The Adventure of the Mysterious Benefactor

Part 26

by Stacey (SST205 at aol.com)
For a moment there was a kind of stunned silence. Suddenly, Tennyson shot forward and stopped beside his mother.
Mrs. Fayre turned, leaned between the bars of the hoverchair's safety cage, and wrapped her arms around her son. "Oh, my precious baby boy, can you ever forgive me?"
Tears still flowing, Tennyson nodded into her shoulder. "She loves me." he thought to himself. "My mother loves me!"
Wiggins, Deidre, Watson, Holmes and Miss Fayre just smiled at each other.
The morning of December twenty-fourth, Holmes sat in front of the large computer screen in his rooms, one hand grasping the neck of the keyboard-like instrument he'd taken up and with the other hand poised over the keys. The other end of the instrument rested under his chin.
"And now," the curly-haired maestro on the screen announced, "We shall begin 'Ode to Joy'. One, and two, and--"
Blink! The image on the screen changed to that of a blonde woman sitting behind a desk with a sheaf of papers in her hands.
"Local buisnessman Ashton Fayre leaves country. News on demand."
Holmes sighed and laid the instrument in his lap, but was nonetheless intrigued. "More," he requested.
The woman on the screen continued.
"Ashton Fayre, CEO of Fayre Technologies, is leaving for the U.S. today on what he says is a prolonged business trip. Sources say that Mrs. Lynette Fayre is seeking a divorce, for what she says are irreconcilable differences."
Holmes sighed deeply. "Computer, off."
The screen went dark.
"How sad," Watson commented, "--that it couldn't have turned out better."
"Truly." Holmes agreed, standing up. "The Fayres, I fear, are a perfect example of what can happen to a marriage not founded on the Lord."
"And what of Tennyson?"
"I, for one, shall certainly pray for his strength. I suspect he shall stay with his aunt for now."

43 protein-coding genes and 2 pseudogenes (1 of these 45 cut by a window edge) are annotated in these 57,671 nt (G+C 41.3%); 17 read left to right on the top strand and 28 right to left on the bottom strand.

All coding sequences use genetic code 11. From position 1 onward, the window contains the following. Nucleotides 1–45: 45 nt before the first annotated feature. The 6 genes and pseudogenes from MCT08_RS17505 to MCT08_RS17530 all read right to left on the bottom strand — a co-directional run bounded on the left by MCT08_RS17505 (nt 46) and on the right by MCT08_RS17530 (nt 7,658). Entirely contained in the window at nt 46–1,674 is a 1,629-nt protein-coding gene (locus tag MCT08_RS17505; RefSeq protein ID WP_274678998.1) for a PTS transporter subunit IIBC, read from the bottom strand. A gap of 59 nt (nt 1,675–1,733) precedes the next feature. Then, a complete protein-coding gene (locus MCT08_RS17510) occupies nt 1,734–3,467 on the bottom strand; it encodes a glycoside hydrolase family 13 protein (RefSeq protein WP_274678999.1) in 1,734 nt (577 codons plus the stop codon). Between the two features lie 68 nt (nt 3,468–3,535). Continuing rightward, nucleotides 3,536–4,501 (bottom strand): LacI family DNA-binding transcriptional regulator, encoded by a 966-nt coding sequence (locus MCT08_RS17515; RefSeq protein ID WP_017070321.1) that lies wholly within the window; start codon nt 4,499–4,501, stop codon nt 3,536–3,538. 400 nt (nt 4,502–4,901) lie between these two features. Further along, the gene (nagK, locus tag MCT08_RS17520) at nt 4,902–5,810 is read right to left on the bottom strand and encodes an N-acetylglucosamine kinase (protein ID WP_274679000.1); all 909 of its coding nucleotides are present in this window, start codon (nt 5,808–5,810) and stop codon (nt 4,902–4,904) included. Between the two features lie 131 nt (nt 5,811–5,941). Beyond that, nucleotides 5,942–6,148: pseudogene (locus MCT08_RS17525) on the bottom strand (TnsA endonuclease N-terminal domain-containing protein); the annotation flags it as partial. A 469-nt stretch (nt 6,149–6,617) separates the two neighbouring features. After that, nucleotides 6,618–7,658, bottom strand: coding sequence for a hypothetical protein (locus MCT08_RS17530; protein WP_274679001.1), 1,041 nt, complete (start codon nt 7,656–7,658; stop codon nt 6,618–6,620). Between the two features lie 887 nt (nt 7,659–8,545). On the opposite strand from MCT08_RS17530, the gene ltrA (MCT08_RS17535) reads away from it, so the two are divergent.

Ding...dong....
"I'll get that." Watson volunteered, heading for the door.
Both he and Holmes were surprised to see Miss Caroline Fayre there, a brown paper package in her hands.
"Miss Fayre, do come in," Holmes said, rising.
The woman brushed the snow off of her shoulder and stepped inside. "Thank you, sir. I wanted to stop by and invite you to a Christmas Eve tea this afternoon."
"I should be delighted."
Miss Fayre grinned at Watson. "My neighbor gave me a can of oil for a squeaky hinge that was taken care of long before you all came and repaired it again. You are welcome to what's left, Doctor Watson."
"I would be most appreciative, Miss Fayre."
"I'm sorry -- I heard about your brother and sister-in-law," Holmes said quietly.
"Yes--" his guest said with a deep sigh. "If only they had accepted on one of the many occasions I tried to tell them the Lord's plan of salvation...."
"They both may yet have a chance." Holmes answered her.
She nodded. "I know...it just goes to show how Satan tears things apart."
"Maybe your sister-in-law will listen now," Holmes speculated.
"Perhaps." Miss Fayre said with a smile.
Suddenly she seemed to remember the package in her hands. "Oh -- this is for you."
She held it out to the detective, who blinked. "Miss -- I couldn't."
"I insist," the youngest Irregular's aunt said, pulling his hand toward her and placing the package in it. Holmes placed his other hand on top of it to keep it from falling.
"It is not payment for finding out who my mysterious benefactor was, but a gift," Miss Fayre said with a smile, "--and I know you are too much of a gentleman to refuse a gift."
Holmes closed his eyes, grinned and shook his head. "I suppose I cannot."
Miss Fayre grinned back. "I noticed you eyeing this the first time you were in my home. The kids said you were in need of one, so I want you to have it."
"Many thanks, Miss Fayre."
The woman looked at her watch. "Do open it before tomorrow -- I must be off. Tennyson requested that I make the honey buns that he and Wiggins like so well. If I'm going to make enough for the two ofthem, along with everyone else, I'd better get started."
"Of course. See you in the afternoon, Miss Fayre."
Watson watched her go out, then shut the door behind her. "What could it be, Holmes?"
His roommate carried the package to the couch, where he sat and gently placed it on the table. "I have an idea."
After cutting the string that tied the package, Holmes gently tore away the brown paper, A cardboard box was on the inside, and Holmes lifted the lid.
Sure enough, nestled among crumpled pages from a magazine were the three porcelain figures he'd seen on the mantel the first time he'd visited the Fayre home -- Mary, the Babe Jesus, and Joseph -- the father who loved the Child that was not his own.
"Watson--" Holmes said in a quiet tone. "Help me decide how to arrange these on the mantel, won't you?"

THE END
Back to Part 1,Part 2,Part 3,Part 4,Part 5,Part 6,Part 7,Part 8,Part 9,Part 10,Part 11,Part 12,Part 13,Part 14,Part 15,Part 16,Part 17,Part 18,Part 19,Part 20,Part 21,Part 22,Part 23,Part 24, andPart 25.
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